Building a cheap external SSD: USB 3 or Thunderbolt? 2 – USB 3

In the first article, I set out to get the best value for my money in assembling an external SSD using a cheap Crucial MX300, costing me under £0.15 per GB, and described the Thunderbolt case, costing a total of £120 – more than the SSD itself.

USB 3 case

As I was going to compare this against such an expensive Thunderbolt option, I spared no expense in the bundled acronyms, although I am not quite sure what difference they really make. I went for the Inateck top-of-the-range model for a grand total of £14.99. I could have saved another £ or two if I had been prepared to go for fewer acronyms, but at this price I felt every letter counted.

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This is what you get for so little: a compact snap-together plastic case, a handy rectangle of stick-on padding, and a short USB 3 cable. There are no instructions, but unless you get seriously inventive, there is only one way to mount your SSD in the case.

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The SSD slides in to mate with the connectors, the cover slides over, and snaps shut. As promised, no tools are needed, and my extremely myopic wife could do this without her spectacles.

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The Inateck cases have no optional external power supply: there is just the USB 3 port, an on/off switch, and a comforting status light.

I simply connected the enclosure to my iMac using the supplied cable, turned the drive on, and there it was mounted on the Desktop.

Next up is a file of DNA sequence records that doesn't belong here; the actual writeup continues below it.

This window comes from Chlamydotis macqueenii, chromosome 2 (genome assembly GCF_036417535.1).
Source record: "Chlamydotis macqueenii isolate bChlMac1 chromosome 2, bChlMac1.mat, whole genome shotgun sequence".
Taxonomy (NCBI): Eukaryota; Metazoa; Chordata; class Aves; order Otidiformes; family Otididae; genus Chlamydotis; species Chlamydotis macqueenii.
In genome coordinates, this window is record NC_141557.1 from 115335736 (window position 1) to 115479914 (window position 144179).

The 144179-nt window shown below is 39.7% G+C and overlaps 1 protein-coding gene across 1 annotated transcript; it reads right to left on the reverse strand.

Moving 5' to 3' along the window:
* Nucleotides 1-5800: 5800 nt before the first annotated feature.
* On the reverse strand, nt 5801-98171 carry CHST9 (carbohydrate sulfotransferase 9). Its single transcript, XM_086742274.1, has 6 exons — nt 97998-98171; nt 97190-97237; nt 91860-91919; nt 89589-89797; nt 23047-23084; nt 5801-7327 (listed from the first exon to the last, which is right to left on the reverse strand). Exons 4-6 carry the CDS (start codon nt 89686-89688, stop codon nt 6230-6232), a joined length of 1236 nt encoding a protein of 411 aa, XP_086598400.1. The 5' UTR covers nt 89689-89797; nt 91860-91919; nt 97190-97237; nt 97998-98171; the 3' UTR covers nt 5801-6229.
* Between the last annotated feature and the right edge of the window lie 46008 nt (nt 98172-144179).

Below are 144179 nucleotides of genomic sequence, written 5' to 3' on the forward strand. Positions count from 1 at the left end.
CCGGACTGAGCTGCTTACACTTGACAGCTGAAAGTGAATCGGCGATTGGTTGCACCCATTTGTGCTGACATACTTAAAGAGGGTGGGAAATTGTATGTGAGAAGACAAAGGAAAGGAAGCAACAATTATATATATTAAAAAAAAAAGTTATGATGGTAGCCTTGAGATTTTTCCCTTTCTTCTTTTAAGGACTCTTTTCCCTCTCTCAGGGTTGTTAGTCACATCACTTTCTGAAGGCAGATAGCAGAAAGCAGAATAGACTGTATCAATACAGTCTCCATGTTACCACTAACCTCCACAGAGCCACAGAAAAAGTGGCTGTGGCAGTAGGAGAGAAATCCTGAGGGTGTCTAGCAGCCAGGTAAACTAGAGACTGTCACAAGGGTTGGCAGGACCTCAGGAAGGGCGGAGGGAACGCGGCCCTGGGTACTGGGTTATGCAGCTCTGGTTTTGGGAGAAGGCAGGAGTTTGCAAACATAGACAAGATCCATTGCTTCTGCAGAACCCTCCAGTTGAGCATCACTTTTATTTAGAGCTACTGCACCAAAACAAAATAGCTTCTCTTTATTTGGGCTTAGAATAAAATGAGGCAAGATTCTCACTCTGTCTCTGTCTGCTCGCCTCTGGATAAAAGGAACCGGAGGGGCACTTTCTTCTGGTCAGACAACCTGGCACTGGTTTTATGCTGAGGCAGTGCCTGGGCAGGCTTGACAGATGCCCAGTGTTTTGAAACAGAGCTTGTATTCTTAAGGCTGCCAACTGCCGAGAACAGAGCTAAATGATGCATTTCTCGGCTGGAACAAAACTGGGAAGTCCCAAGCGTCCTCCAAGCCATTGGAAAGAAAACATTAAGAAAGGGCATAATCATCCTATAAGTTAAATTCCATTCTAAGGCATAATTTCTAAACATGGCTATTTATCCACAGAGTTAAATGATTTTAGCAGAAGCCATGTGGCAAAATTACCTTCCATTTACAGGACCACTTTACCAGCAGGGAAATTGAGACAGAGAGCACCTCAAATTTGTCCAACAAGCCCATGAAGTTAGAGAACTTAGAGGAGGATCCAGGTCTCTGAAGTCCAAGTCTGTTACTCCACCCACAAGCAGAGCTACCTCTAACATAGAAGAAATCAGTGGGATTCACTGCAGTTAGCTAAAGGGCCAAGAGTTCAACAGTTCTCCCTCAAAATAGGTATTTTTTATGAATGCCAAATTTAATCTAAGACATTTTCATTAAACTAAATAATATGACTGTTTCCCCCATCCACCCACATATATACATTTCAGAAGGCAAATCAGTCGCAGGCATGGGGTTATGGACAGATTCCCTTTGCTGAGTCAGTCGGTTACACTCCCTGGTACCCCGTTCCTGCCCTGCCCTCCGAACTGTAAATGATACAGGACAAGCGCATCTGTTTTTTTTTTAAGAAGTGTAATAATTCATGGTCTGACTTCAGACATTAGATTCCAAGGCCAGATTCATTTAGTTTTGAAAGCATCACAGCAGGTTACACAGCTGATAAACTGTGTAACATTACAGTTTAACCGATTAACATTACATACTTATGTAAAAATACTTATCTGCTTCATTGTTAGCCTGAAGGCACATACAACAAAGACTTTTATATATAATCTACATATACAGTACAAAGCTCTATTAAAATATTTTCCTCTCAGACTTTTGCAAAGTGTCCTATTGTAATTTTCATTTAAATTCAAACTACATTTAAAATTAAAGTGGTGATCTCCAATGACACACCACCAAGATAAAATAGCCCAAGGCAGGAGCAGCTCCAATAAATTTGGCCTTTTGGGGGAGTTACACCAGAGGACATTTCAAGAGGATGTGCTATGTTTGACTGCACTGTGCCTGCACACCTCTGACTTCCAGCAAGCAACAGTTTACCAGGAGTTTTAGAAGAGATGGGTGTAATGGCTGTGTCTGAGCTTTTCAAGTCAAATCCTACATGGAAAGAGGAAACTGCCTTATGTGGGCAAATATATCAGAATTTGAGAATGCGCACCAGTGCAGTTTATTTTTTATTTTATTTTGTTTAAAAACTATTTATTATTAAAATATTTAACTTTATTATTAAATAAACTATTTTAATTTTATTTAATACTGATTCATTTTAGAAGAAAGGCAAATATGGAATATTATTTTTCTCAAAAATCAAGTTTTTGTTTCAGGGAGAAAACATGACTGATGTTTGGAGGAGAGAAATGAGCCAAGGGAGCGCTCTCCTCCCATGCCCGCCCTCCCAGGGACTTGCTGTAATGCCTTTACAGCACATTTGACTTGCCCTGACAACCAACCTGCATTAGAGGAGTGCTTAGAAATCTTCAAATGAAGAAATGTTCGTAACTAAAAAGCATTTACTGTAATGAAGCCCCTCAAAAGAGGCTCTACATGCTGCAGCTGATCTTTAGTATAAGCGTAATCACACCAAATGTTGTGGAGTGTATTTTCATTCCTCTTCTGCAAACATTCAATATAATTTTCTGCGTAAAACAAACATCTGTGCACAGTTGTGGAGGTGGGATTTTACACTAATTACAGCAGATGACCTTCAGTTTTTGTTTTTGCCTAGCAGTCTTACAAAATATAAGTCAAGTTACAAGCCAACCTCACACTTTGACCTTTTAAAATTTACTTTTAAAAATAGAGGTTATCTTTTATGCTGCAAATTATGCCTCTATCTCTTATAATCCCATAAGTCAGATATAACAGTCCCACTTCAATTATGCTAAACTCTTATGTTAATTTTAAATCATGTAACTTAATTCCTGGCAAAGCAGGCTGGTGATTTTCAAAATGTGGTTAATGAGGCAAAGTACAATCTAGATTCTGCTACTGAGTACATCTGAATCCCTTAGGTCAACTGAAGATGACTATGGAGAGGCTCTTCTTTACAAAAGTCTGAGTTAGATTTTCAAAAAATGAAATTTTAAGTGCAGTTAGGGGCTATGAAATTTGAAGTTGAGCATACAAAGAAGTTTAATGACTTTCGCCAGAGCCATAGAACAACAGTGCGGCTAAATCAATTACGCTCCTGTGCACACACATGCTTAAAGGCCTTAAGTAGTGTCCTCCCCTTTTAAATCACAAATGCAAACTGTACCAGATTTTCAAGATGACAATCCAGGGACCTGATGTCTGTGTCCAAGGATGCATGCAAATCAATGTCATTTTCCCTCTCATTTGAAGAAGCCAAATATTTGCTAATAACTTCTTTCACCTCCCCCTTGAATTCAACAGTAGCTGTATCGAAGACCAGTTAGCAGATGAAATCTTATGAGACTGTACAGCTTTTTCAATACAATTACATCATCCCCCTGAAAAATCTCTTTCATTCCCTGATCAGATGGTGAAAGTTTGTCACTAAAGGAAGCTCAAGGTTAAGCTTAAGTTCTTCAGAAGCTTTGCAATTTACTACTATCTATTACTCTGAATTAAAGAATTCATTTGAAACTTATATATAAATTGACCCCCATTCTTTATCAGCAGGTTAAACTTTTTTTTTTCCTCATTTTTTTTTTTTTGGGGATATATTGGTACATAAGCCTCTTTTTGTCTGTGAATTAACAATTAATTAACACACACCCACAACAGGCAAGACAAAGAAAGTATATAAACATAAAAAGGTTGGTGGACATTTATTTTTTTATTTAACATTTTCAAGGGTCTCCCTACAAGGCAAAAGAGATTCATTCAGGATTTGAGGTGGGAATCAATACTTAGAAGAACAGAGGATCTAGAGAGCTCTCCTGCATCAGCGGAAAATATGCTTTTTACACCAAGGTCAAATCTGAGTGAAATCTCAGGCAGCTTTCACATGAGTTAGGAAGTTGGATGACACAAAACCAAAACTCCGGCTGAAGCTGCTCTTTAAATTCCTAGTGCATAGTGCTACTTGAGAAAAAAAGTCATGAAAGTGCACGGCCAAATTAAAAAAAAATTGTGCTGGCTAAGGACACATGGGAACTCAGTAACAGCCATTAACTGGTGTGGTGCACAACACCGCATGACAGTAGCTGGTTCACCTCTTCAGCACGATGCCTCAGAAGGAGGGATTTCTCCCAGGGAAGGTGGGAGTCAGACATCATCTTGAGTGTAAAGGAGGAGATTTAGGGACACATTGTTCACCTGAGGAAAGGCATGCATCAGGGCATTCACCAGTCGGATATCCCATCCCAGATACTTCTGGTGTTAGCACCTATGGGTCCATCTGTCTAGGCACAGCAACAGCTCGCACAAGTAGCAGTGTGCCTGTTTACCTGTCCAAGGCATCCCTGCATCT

Case comparisons

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You do get what you pay for. The Delock is relatively expensive, larger, and considerably more robust. The Inateck is cheap, more compact, and probably wouldn’t enjoy getting walked on.

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This view of their business ends shows well the differences in case size and finish.

In use

There is one big difference between the functionality of USB 3 and Thunderbolt drives in OS X: S.M.A.R.T. monitoring. For reasons known only to Apple, OS X – even El Capitan – does not support S.M.A.R.T. over USB, even USB 3. This is a design choice on Apple’s part, as there is a free kernel extension which will enable S.M.A.R.T. monitoring over USB, and Thunderbolt drives enjoy full S.M.A.R.T. support.

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Fire up DriveDx with the SSD in a Thunderbolt case, and you get full information and all the health indicators supported. The Crucial SSD in a Delock case is really good here, with a full set of information about the drive.

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In comparison, the limited general information given by the Crucial SSD in the Inateck case is of little value, and tells you nothing about drive health, unless you are prepared to install the kernel extension.

Otherwise, there seemed little difference between my Thunderbolt SSD costing £230, and the USB 3 version for a mere £125.

In the next and concluding article I will look at performance test results.